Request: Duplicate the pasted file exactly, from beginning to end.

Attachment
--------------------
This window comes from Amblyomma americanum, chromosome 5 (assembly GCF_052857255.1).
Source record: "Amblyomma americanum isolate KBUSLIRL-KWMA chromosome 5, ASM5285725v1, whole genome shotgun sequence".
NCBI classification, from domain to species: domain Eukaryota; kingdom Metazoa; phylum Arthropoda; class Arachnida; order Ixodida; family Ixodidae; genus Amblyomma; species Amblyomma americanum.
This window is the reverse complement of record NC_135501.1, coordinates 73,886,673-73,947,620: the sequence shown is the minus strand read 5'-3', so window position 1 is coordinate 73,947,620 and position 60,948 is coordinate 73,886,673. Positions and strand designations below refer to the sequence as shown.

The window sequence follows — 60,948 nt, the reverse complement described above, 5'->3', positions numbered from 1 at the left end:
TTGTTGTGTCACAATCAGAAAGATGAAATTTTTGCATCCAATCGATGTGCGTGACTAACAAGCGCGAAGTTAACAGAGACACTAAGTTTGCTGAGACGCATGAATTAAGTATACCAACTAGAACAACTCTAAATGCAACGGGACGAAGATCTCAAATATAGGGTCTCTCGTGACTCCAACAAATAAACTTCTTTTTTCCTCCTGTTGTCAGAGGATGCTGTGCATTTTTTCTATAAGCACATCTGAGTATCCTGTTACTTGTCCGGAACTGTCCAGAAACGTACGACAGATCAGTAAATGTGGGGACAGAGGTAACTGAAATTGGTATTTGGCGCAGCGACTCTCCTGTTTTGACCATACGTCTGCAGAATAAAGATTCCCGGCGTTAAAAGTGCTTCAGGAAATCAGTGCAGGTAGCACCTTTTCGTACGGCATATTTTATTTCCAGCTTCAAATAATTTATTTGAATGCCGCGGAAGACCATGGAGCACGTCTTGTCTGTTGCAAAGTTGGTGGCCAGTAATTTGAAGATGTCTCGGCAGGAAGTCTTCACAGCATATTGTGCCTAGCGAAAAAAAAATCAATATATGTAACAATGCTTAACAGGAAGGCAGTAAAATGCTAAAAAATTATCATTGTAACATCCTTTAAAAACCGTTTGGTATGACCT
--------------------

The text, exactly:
This window comes from Amblyomma americanum, chromosome 5 (assembly GCF_052857255.1).
Source record: "Amblyomma americanum isolate KBUSLIRL-KWMA chromosome 5, ASM5285725v1, whole genome shotgun sequence".
NCBI classification, from domain to species: domain Eukaryota; kingdom Metazoa; phylum Arthropoda; class Arachnida; order Ixodida; family Ixodidae; genus Amblyomma; species Amblyomma americanum.
This window is the reverse complement of record NC_135501.1, coordinates 73,886,673-73,947,620: the sequence shown is the minus strand read 5'-3', so window position 1 is coordinate 73,947,620 and position 60,948 is coordinate 73,886,673. Positions and strand designations below refer to the sequence as shown.

The window sequence follows — 60,948 nt, the reverse complement described above, 5'->3', positions numbered from 1 at the left end:
TTGTTGTGTCACAATCAGAAAGATGAAATTTTTGCATCCAATCGATGTGCGTGACTAACAAGCGCGAAGTTAACAGAGACACTAAGTTTGCTGAGACGCATGAATTAAGTATACCAACTAGAACAACTCTAAATGCAACGGGACGAAGATCTCAAATATAGGGTCTCTCGTGACTCCAACAAATAAACTTCTTTTTTCCTCCTGTTGTCAGAGGATGCTGTGCATTTTTTCTATAAGCACATCTGAGTATCCTGTTACTTGTCCGGAACTGTCCAGAAACGTACGACAGATCAGTAAATGTGGGGACAGAGGTAACTGAAATTGGTATTTGGCGCAGCGACTCTCCTGTTTTGACCATACGTCTGCAGAATAAAGATTCCCGGCGTTAAAAGTGCTTCAGGAAATCAGTGCAGGTAGCACCTTTTCGTACGGCATATTTTATTTCCAGCTTCAAATAATTTATTTGAATGCCGCGGAAGACCATGGAGCACGTCTTGTCTGTTGCAAAGTTGGTGGCCAGTAATTTGAAGATGTCTCGGCAGGAAGTCTTCACAGCATATTGTGCCTAGCGAAAAAAAAATCAATATATGTAACAATGCTTAACAGGAAGGCAGTAAAATGCTAAAAAATTATCATTGTAACATCCTTTAAAAACCGTTTGGTATGACCT